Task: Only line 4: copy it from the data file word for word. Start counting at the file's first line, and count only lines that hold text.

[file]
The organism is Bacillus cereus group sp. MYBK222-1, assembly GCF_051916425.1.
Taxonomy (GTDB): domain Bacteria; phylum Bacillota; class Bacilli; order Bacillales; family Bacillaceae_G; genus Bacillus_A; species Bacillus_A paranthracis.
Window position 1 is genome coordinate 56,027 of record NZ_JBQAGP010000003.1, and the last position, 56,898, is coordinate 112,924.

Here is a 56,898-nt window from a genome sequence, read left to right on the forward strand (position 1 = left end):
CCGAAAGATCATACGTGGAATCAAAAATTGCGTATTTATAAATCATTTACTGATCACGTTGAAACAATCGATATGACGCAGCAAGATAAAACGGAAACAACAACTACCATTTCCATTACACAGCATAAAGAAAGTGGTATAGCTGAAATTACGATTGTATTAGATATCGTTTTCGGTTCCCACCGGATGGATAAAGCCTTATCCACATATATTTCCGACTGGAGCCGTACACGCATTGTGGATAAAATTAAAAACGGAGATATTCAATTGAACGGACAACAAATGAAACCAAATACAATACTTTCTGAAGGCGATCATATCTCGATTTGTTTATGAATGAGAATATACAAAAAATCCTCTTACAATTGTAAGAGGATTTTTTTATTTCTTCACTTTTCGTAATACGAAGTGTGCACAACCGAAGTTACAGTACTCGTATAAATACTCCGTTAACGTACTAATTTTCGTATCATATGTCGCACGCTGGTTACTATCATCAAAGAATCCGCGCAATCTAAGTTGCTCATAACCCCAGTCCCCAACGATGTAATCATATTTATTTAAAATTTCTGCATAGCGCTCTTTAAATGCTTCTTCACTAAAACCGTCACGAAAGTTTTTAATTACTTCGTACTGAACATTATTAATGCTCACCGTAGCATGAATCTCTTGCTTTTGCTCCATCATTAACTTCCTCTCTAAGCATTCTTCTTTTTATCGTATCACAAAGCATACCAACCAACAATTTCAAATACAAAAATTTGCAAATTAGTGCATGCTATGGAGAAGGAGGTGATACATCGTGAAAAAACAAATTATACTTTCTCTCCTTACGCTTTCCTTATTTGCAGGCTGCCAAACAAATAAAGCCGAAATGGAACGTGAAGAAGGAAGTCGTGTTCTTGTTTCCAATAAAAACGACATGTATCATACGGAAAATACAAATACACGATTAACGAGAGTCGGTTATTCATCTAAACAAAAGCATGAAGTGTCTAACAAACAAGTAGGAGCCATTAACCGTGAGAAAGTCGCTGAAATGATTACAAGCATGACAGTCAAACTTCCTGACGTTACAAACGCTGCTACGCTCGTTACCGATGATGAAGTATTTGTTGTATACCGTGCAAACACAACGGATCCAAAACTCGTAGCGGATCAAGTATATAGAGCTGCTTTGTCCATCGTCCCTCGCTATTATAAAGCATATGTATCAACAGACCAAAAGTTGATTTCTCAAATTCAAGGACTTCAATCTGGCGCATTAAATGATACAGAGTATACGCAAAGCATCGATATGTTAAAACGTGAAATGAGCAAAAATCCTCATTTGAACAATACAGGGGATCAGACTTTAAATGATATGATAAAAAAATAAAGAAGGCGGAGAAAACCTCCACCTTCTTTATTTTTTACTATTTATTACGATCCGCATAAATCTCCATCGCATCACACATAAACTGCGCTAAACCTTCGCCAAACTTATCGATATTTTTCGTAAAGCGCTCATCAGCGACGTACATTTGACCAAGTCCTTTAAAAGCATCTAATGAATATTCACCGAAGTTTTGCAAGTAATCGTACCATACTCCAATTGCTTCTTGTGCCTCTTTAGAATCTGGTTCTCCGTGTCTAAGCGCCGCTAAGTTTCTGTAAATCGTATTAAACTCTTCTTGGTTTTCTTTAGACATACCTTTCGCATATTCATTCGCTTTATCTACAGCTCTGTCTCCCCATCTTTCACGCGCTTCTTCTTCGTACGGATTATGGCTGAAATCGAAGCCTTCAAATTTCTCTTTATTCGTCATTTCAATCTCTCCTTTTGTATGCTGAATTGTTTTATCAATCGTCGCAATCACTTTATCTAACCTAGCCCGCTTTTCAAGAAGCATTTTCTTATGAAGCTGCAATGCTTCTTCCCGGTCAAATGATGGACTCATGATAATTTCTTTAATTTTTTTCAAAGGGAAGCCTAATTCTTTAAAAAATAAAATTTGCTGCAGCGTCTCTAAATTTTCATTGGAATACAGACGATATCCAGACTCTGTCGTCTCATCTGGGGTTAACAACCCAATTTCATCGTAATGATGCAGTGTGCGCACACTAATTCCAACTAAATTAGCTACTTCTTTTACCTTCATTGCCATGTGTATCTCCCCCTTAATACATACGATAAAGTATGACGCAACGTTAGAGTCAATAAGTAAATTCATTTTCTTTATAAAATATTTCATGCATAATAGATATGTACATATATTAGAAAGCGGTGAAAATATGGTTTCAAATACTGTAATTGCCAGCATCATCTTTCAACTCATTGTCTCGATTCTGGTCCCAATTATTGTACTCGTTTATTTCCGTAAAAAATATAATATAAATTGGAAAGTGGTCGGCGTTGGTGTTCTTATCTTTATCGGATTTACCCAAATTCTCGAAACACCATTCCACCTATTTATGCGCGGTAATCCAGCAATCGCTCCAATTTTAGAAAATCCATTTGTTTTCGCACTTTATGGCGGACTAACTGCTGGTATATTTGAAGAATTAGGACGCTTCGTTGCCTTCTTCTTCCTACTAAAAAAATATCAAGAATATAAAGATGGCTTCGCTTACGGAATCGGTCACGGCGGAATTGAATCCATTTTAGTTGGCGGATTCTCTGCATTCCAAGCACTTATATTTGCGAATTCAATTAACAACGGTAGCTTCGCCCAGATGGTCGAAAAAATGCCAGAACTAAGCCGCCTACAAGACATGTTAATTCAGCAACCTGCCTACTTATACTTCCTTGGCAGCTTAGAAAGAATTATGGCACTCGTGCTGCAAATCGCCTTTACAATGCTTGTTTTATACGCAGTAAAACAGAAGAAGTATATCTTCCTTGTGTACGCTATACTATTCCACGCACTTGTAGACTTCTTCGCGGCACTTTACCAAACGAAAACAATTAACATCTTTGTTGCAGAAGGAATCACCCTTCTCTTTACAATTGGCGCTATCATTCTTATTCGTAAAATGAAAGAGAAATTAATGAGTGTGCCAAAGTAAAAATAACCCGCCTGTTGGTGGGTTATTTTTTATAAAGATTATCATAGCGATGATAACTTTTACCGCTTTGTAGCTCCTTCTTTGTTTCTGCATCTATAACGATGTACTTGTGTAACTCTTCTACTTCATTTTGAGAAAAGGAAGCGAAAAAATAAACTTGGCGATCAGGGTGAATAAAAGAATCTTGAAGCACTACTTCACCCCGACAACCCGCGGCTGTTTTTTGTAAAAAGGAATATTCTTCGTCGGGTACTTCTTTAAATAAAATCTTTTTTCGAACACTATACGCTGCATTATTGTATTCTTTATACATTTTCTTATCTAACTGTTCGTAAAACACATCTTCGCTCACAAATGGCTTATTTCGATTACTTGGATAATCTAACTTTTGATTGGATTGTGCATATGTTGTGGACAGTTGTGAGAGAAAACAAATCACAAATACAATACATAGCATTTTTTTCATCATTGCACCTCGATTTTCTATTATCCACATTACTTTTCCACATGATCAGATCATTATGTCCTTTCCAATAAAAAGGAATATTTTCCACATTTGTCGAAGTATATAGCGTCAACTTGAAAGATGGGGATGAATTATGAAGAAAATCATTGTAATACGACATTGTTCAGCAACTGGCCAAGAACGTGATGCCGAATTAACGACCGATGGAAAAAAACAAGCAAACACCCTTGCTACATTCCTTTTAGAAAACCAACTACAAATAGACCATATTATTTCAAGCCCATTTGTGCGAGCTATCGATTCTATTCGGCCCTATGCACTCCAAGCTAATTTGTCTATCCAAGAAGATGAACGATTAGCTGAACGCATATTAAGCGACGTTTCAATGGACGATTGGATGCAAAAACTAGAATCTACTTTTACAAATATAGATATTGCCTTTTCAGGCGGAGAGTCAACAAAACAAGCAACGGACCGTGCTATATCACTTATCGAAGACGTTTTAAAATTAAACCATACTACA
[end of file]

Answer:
Here is a 56,898-nt window from a genome sequence, read left to right on the forward strand (position 1 = left end):